Everyone is having an AMAZING time ALL THE TIME. They’re not; they’re boasting/ overcompensating/ exaggerating/ bored/ having an amazing time. We’re battered by images of people who look better than us, who have more money than us, who are living life more fully than us, who laugh at yoghurt and tickle their lover first thing in the morning and aren’t grumpy. Keep off social media as much as possible (or stay on it BUT REMEMBER it’s all lies).
On that note: remember all adverts are lies. They are actors paid to look like they’re having fun. And the photo adverts are photoshopped to within an inch of their life. I know because I’ve done adverts and, though nicely paid, they’re not glamorous: they tend to involve sitting in the snow on a canal side pretending it’s warm and drinking ice water so that your breath doesn’t cloud, so you can pretend it’s summer, or smiling as you walk for the 50th time through a rain-soaked field and have to pretend that your feet are dry.
Adverts are pretending. Social media is pretending. Don’t fall for it.
Don’t go to shops
The internet is (only) good for this. Real shops have horrible lighting in the changing rooms that highlights spots (though that’s good for a squeeze) and make you look bad in EVERYTHING. There are also skinnier, younger people right next to you to make you realise you no longer belong in Top Shop. Buy it online, try it on at home. If it doesn’t fit, there’s no audience, but there’s tea and cake. If it looks really awful, do a dance in it, pull stupid faces in the mirror – the clothes are awful, not you, and they need to be reminded of that and put in their place.
If you must go to a shop, go with a good friend who likes to laugh when things look bad, and who will try on things with you
I remember with huge affection an awful pink tube dress that a fab friend and I both tried on in H&M. We looked HORRIFIC, but god it was funny. If I’d been there alone I’d have had a self-hate meltdown… I wish I still had the photo of it but that was lost when I left Facebook because of a stupid row with a stupid stranger (see above).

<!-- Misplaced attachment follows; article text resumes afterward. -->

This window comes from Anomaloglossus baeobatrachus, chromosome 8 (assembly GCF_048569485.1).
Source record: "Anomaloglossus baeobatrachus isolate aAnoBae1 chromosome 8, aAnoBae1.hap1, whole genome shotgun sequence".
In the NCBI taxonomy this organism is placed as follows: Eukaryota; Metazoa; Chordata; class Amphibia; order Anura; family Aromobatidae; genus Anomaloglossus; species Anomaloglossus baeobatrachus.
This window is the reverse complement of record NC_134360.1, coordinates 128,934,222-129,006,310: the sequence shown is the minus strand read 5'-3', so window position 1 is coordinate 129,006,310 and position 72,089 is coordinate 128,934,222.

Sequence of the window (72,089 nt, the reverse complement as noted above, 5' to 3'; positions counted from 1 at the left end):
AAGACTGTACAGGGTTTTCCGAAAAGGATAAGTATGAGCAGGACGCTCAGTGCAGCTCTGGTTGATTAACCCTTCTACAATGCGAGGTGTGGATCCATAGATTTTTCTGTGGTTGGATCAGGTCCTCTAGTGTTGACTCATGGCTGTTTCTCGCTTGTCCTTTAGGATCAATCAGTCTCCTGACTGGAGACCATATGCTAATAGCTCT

Give away all the clothes that don’t make you feel great
Doesn’t matter how new it is, how much it cost, or whether it “might come in useful”, if you don’t feel brilliant in it give it away or sell it because it’ll make someone else feel brilliant. Taking stuff to the charity shop is great. I did it last week (and came back with a Chinese Magician outfit. It might come in useful).
Remember when you were at your thinnest?
Did you think you were thin? Were you happy with how you looked? Do you now think, “God, I looked good then, why was I so unhappy with that?” I do. All the times I’ve been skinny, I’ve thought I was fat. Also the skinny years were generally as a result of heartbreak and misery and illness, so I may have looked good but I was MISERABLE. When I weighed 8.5 stone I thought I was fat and ugly. I was not fat. I was not ugly. And I’m not now.
So remember: when you do find yourself having a really bad self-esteem day, just let yourself have it. Sometimes I look at myself and think, “I am so ugly”, but other days I look at myself and think “oooh, hot stuff”. Both are right and both are wrong. We know that warmth and love and wit and wisdom and kindness are more important than appearance, but it’s also okay to want to look nice, and to feel bad that sometimes we don’t. So I try to accept rubbish days and have them with a big slice of cake, a big cup of tea and friends who make me laugh, while ignoring the people who bring me down.
That last one includes me: that inner voice that says I’m not good enough… Enough is a bad word. My therapist taught me that (if all else fails, therapy is great…).
These are Ruth’s ways of keeping her pecker up. We’d love to hear yours on Facebook or Twitter #selfesteemSIM
Ruth is an improviser, comedian, actor, writer and the short half of double act Trodd en Bratt. She is rapidly becoming a middle class cliche who likes to bake and knit. Ruth is in Showstopper! The Improvised Musical currently in Edinburgh and about to embark on a West End run. www.theshowstoppers.org